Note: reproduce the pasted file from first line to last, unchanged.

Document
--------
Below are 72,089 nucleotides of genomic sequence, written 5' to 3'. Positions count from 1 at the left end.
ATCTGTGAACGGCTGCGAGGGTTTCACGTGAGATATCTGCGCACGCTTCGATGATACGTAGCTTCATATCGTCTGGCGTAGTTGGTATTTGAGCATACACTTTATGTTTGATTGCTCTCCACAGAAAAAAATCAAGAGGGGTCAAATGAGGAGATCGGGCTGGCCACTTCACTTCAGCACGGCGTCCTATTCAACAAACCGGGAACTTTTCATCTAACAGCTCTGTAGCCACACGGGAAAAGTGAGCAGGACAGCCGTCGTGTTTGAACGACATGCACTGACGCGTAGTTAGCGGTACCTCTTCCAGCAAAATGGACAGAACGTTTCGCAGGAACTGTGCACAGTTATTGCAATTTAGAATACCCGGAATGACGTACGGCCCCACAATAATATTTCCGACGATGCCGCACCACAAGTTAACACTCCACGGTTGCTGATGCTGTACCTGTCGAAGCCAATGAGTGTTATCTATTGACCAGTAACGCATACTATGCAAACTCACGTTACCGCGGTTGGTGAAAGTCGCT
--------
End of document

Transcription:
Below are 72,089 nucleotides of genomic sequence, written 5' to 3'. Positions count from 1 at the left end.
ATCTGTGAACGGCTGCGAGGGTTTCACGTGAGATATCTGCGCACGCTTCGATGATACGTAGCTTCATATCGTCTGGCGTAGTTGGTATTTGAGCATACACTTTATGTTTGATTGCTCTCCACAGAAAAAAATCAAGAGGGGTCAAATGAGGAGATCGGGCTGGCCACTTCACTTCAGCACGGCGTCCTATTCAACAAACCGGGAACTTTTCATCTAACAGCTCTGTAGCCACACGGGAAAAGTGAGCAGGACAGCCGTCGTGTTTGAACGACATGCACTGACGCGTAGTTAGCGGTACCTCTTCCAGCAAAATGGACAGAACGTTTCGCAGGAACTGTGCACAGTTATTGCAATTTAGAATACCCGGAATGACGTACGGCCCCACAATAATATTTCCGACGATGCCGCACCACAAGTTAACACTCCACGGTTGCTGATGCTGTACCTGTCGAAGCCAATGAGTGTTATCTATTGACCAGTAACGCATACTATGCAAACTCACGTTACCGCGGTTGGTGAAAGTCGCT